The iron oxide copper-gold (IOCG) group of deposits, initially defined following discovery of the giant Olympic Dam Cu-U-Au deposit, has progressively become too-embracing when associated deposits and potential end members or analogs are included. The broader group includes several low Ti iron oxide-associated deposits that include iron oxide (P-rich), iron oxide (F- and REE-rich), Fe or Cu-Au skarn, high-grade iron oxide-hosted Au ± Cu, carbonatite-hosted (Cu-, REE-, and F-rich), and IOCG sensu stricto deposits. Consideration of this broad group as a whole obscures the critical features of the IOCG sensu stricto deposits, such as their temporal distribution and tectonic environment, thus leading to difficulties in developing a robust exploration model.
The IOCG sensu stricto deposits are magmatic-hydrothermal deposits that contain economic Cu and Au grades, are structurally controlled, commonly contain significant volumes of breccia, are commonly associated with presulfide sodic or sodic-calcic alteration, have alteration and/or brecciation zones on a large, commonly regional, scale relative to economic mineralization, have abundant low Ti iron oxides and/or iron silicates intimately associated with, but generally paragenetically older than, Fe-Cu sulfides, have LREE enrichment and low S sulfides (lack of abundant pyrite), lack widespread quartz veins or silicification, and show a clear temporal, but not close spatial, relationship to major magmatic intrusions. These intrusions, where identified, are commonly alkaline to subalkaline, mixed mafic (even ultramafic) to felsic in composition, with evidence for mantle derivation of at least the mafic end members of the suite. The giant size of many of the deposits and surrounding alteration zones, the highly saline ore fluids, and the available stable and radiogenic isotope data indicate release of deep, volatile-rich magmatic fluids through devolatization of causative, mantle-derived magmas and variable degrees of mixing of these magmatic fluids with other crustal fluids along regional-scale fluid flow paths.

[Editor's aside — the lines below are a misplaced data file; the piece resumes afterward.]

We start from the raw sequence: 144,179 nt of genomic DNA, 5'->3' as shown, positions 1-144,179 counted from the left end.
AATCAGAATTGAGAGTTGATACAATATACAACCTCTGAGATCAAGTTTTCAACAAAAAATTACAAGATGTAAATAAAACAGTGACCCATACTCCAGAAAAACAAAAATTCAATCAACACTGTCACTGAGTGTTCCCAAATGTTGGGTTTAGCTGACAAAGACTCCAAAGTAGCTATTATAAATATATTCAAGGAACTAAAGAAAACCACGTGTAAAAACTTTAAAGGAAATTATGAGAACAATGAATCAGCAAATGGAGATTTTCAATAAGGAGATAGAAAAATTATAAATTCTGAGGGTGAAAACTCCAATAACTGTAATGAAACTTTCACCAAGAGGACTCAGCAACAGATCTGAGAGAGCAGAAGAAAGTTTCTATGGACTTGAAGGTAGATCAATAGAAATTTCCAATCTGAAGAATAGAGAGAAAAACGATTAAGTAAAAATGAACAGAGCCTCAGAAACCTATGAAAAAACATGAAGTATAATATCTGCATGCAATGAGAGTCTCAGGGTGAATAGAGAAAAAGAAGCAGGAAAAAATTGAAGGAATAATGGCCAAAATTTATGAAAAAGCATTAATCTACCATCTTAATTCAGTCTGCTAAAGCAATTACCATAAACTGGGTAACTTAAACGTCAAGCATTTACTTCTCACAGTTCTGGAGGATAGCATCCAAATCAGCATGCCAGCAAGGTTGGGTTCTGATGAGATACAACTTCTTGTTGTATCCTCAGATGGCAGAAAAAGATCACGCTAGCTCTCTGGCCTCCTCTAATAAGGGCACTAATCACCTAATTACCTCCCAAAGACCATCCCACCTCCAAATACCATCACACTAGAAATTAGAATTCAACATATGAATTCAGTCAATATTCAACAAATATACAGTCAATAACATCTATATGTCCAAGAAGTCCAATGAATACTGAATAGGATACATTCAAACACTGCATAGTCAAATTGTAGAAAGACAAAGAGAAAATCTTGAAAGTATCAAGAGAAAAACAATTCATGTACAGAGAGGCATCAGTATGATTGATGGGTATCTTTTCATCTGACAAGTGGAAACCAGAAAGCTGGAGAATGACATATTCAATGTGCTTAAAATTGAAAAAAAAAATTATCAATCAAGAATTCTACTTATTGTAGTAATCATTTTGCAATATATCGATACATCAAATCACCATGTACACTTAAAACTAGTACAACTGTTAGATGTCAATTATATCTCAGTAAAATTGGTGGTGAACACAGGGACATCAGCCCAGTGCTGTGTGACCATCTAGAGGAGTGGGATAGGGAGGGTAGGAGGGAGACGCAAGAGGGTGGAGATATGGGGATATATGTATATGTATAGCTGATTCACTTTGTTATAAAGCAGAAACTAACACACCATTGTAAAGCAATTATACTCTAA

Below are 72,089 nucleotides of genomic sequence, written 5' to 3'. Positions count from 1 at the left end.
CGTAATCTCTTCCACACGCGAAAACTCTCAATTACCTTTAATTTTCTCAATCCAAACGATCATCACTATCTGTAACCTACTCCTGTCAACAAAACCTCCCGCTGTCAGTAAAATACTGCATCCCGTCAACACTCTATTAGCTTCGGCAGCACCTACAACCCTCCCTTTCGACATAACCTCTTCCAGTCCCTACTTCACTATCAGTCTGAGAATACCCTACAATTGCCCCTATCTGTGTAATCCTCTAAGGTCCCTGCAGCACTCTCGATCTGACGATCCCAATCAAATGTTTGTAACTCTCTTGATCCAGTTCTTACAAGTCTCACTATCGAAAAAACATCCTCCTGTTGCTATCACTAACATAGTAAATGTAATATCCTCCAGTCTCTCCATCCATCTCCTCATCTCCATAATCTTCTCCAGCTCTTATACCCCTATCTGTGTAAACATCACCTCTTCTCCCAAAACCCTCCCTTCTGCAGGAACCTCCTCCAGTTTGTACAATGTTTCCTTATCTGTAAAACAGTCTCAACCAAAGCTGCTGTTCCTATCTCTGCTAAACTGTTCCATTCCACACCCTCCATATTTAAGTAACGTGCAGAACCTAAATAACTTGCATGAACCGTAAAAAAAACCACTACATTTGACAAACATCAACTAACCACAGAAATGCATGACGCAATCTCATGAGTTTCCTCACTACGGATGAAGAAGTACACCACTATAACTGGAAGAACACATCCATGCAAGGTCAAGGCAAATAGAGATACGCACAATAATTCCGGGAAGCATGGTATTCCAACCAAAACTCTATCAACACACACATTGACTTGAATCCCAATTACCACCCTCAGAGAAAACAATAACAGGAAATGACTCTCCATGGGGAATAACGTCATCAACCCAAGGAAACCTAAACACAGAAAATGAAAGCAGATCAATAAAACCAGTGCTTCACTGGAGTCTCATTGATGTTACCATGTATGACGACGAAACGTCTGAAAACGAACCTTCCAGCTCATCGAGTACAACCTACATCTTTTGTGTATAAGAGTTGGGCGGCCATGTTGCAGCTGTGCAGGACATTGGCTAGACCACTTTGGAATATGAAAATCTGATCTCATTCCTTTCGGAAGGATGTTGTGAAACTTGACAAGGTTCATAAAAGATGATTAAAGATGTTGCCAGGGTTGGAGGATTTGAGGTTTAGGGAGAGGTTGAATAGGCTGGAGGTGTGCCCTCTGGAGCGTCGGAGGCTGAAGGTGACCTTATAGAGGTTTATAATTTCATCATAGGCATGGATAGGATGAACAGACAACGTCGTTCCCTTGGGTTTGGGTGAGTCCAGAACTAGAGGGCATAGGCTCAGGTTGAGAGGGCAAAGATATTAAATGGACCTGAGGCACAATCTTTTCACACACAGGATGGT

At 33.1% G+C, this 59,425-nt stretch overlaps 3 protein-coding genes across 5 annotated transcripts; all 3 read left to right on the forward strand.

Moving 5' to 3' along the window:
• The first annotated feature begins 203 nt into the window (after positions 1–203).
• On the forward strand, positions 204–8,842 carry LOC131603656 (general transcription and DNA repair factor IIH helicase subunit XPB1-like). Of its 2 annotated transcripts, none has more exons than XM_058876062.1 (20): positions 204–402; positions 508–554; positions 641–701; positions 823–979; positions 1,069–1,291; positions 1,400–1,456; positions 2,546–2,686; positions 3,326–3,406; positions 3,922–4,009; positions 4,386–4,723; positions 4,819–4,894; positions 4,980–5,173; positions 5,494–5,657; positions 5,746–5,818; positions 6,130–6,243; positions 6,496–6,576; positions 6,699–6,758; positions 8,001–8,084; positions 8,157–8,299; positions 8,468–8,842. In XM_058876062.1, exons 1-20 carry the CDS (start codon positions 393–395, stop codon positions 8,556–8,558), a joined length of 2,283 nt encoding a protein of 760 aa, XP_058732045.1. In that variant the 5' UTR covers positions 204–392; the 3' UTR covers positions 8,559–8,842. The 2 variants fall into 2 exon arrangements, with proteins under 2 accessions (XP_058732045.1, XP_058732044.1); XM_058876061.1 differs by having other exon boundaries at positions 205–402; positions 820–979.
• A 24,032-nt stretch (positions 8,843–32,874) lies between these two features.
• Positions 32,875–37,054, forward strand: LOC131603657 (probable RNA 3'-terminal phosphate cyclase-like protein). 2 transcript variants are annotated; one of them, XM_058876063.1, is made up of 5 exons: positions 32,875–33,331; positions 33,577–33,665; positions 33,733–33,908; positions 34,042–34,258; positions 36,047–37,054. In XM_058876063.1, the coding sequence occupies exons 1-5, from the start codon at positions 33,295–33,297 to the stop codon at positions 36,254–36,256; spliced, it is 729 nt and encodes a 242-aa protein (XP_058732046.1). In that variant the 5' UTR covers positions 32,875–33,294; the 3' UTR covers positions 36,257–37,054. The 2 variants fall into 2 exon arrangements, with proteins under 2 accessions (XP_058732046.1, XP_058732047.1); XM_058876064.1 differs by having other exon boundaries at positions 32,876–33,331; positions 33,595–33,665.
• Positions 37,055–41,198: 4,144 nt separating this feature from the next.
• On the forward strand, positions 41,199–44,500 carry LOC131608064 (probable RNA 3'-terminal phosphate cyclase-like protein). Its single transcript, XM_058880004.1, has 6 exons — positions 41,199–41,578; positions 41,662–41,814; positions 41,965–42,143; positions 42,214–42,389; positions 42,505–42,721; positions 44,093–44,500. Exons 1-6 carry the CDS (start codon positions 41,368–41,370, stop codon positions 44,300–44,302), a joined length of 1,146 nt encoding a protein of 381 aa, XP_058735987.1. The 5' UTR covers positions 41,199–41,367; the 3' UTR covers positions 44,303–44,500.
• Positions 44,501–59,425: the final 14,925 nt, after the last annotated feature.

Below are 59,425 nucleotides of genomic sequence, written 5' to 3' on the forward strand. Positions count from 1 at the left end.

Precambrian deposits are the dominant members of the IOCG group in terms of both copper and gold resources. The 12 IOCG deposits with >100 tonnes (t) resources are located in intracratonic settings within about 100 km of the margins of Archean or Paleoproterozoic cratons or other lithospheric boundaries, and formed 100 to 200 m.y. after supercontinent assembly. Their tectonic setting at formation was most likely anorogenic, with magmatism and associated hydrothermal activity driven by mantle underplating and/or plumes. Limited amounts of partial melting of volatile-rich and possibly metal-enriched metasomatized early Precambrian subcontinental lithospheric mantle (SCLM), fertilized during earlier subduction, probably produced basic to ultrabasic magmas that melted overlying continental crust and mixed with resultant felsic melts, with devolatilization and some penecontemporaneous incorporation of other lower to middle crustal fluids to produce the IOCG deposits. Preservation of near-surface deposits, such as Olympic Dam, is probably due to their formation above buoyant and refractory SCLM, which resisted delamination and associated uplift.
Most Precambrian iron oxide (P-rich) or magnetite-apatite (Kiruna-type) deposits have a different temporal distribution, apparently forming in convergent margin settings prior to or following supercontinent assembly. It is only in the Phanerozoic that IOCG and magnetite-apatite deposits are roughly penecontemporaneous in convergent margin settings. The Phanerozoic IOCG deposits, such as Candelaria, Chile, occur in anomalous extensional to transtensional zones in the Coastal Cordillera, which are also the sites of mantle-derived mafic to felsic intrusions that are anomalous in an Andean context. This implies that special conditions, possibly detached slabs of metasomatized SCLM, may be required in convergent margin settings to generate world-class IOCG deposits.
It is likely that formation of giant IOCG deposits was mainly a Precambrian phenomenon related to the extensive mantle underplating that impacted on buoyant metasomatized SCLM. Generally smaller and rarer Phanerozoic IOCG deposits formed in tectonic settings where conditions similar to those in the Precambrian were replicated.